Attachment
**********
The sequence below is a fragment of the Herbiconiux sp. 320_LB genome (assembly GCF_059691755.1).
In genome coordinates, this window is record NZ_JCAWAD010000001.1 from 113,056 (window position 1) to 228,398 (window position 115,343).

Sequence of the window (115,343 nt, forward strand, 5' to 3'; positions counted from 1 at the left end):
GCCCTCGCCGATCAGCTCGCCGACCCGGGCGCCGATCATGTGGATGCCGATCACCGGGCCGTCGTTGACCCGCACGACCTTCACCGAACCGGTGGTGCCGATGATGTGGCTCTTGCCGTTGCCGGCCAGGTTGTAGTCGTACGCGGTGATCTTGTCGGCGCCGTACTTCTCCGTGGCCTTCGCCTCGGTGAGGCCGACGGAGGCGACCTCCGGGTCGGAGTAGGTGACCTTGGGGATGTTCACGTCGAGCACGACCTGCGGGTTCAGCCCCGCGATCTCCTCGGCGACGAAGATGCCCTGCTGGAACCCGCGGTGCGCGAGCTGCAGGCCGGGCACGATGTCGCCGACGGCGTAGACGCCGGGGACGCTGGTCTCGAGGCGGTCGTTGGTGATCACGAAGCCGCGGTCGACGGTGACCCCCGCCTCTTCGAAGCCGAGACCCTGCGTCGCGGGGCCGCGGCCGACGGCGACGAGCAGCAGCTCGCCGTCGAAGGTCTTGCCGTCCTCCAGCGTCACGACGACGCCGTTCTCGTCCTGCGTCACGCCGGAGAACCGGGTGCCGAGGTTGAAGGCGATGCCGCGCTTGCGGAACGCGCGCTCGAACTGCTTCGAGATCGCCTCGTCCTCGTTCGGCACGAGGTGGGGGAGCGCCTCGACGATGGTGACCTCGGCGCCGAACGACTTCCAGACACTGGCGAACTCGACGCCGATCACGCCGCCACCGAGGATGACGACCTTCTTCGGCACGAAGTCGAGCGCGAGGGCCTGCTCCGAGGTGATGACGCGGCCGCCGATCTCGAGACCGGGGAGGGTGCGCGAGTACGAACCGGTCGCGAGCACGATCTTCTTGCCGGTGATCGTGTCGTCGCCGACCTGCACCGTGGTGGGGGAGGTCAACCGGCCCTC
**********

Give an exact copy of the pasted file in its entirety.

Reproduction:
The sequence below is a fragment of the Herbiconiux sp. 320_LB genome (assembly GCF_059691755.1).
In genome coordinates, this window is record NZ_JCAWAD010000001.1 from 113,056 (window position 1) to 228,398 (window position 115,343).

Sequence of the window (115,343 nt, forward strand, 5' to 3'; positions counted from 1 at the left end):
GCCCTCGCCGATCAGCTCGCCGACCCGGGCGCCGATCATGTGGATGCCGATCACCGGGCCGTCGTTGACCCGCACGACCTTCACCGAACCGGTGGTGCCGATGATGTGGCTCTTGCCGTTGCCGGCCAGGTTGTAGTCGTACGCGGTGATCTTGTCGGCGCCGTACTTCTCCGTGGCCTTCGCCTCGGTGAGGCCGACGGAGGCGACCTCCGGGTCGGAGTAGGTGACCTTGGGGATGTTCACGTCGAGCACGACCTGCGGGTTCAGCCCCGCGATCTCCTCGGCGACGAAGATGCCCTGCTGGAACCCGCGGTGCGCGAGCTGCAGGCCGGGCACGATGTCGCCGACGGCGTAGACGCCGGGGACGCTGGTCTCGAGGCGGTCGTTGGTGATCACGAAGCCGCGGTCGACGGTGACCCCCGCCTCTTCGAAGCCGAGACCCTGCGTCGCGGGGCCGCGGCCGACGGCGACGAGCAGCAGCTCGCCGTCGAAGGTCTTGCCGTCCTCCAGCGTCACGACGACGCCGTTCTCGTCCTGCGTCACGCCGGAGAACCGGGTGCCGAGGTTGAAGGCGATGCCGCGCTTGCGGAACGCGCGCTCGAACTGCTTCGAGATCGCCTCGTCCTCGTTCGGCACGAGGTGGGGGAGCGCCTCGACGATGGTGACCTCGGCGCCGAACGACTTCCAGACACTGGCGAACTCGACGCCGATCACGCCGCCACCGAGGATGACGACCTTCTTCGGCACGAAGTCGAGCGCGAGGGCCTGCTCCGAGGTGATGACGCGGCCGCCGATCTCGAGACCGGGGAGGGTGCGCGAGTACGAACCGGTCGCGAGCACGATCTTCTTGCCGGTGATCGTGTCGTCGCCGACCTGCACCGTGGTGGGGGAGGTCAACCGGCCCTC